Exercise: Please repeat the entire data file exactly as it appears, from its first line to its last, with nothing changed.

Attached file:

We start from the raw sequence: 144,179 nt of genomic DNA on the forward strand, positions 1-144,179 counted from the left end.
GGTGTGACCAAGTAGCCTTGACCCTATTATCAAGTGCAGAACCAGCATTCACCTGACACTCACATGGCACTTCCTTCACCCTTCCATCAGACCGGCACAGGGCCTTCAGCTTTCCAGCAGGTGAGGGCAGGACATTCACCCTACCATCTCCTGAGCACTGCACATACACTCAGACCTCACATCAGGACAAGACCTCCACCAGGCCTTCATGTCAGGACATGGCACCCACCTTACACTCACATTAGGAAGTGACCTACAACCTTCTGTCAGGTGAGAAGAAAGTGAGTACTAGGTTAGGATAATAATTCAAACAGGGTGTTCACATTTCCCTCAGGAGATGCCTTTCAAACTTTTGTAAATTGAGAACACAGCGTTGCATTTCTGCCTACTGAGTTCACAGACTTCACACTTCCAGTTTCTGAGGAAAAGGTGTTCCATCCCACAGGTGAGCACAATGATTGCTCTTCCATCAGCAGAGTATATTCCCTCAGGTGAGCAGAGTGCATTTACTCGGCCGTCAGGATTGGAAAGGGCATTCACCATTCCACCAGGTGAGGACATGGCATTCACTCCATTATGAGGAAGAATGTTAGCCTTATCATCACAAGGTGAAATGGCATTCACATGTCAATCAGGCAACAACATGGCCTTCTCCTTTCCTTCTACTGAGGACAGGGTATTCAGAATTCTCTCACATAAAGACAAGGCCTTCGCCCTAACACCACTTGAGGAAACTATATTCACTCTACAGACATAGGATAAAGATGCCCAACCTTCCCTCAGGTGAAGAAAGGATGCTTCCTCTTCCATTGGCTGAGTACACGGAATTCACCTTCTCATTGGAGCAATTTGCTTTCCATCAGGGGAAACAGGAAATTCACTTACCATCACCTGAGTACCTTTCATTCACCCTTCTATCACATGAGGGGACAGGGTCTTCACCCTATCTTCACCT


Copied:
We start from the raw sequence: 144,179 nt of genomic DNA on the forward strand, positions 1-144,179 counted from the left end.
GGTGTGACCAAGTAGCCTTGACCCTATTATCAAGTGCAGAACCAGCATTCACCTGACACTCACATGGCACTTCCTTCACCCTTCCATCAGACCGGCACAGGGCCTTCAGCTTTCCAGCAGGTGAGGGCAGGACATTCACCCTACCATCTCCTGAGCACTGCACATACACTCAGACCTCACATCAGGACAAGACCTCCACCAGGCCTTCATGTCAGGACATGGCACCCACCTTACACTCACATTAGGAAGTGACCTACAACCTTCTGTCAGGTGAGAAGAAAGTGAGTACTAGGTTAGGATAATAATTCAAACAGGGTGTTCACATTTCCCTCAGGAGATGCCTTTCAAACTTTTGTAAATTGAGAACACAGCGTTGCATTTCTGCCTACTGAGTTCACAGACTTCACACTTCCAGTTTCTGAGGAAAAGGTGTTCCATCCCACAGGTGAGCACAATGATTGCTCTTCCATCAGCAGAGTATATTCCCTCAGGTGAGCAGAGTGCATTTACTCGGCCGTCAGGATTGGAAAGGGCATTCACCATTCCACCAGGTGAGGACATGGCATTCACTCCATTATGAGGAAGAATGTTAGCCTTATCATCACAAGGTGAAATGGCATTCACATGTCAATCAGGCAACAACATGGCCTTCTCCTTTCCTTCTACTGAGGACAGGGTATTCAGAATTCTCTCACATAAAGACAAGGCCTTCGCCCTAACACCACTTGAGGAAACTATATTCACTCTACAGACATAGGATAAAGATGCCCAACCTTCCCTCAGGTGAAGAAAGGATGCTTCCTCTTCCATTGGCTGAGTACACGGAATTCACCTTCTCATTGGAGCAATTTGCTTTCCATCAGGGGAAACAGGAAATTCACTTACCATCACCTGAGTACCTTTCATTCACCCTTCTATCACATGAGGGGACAGGGTCTTCACCCTATCTTCACCT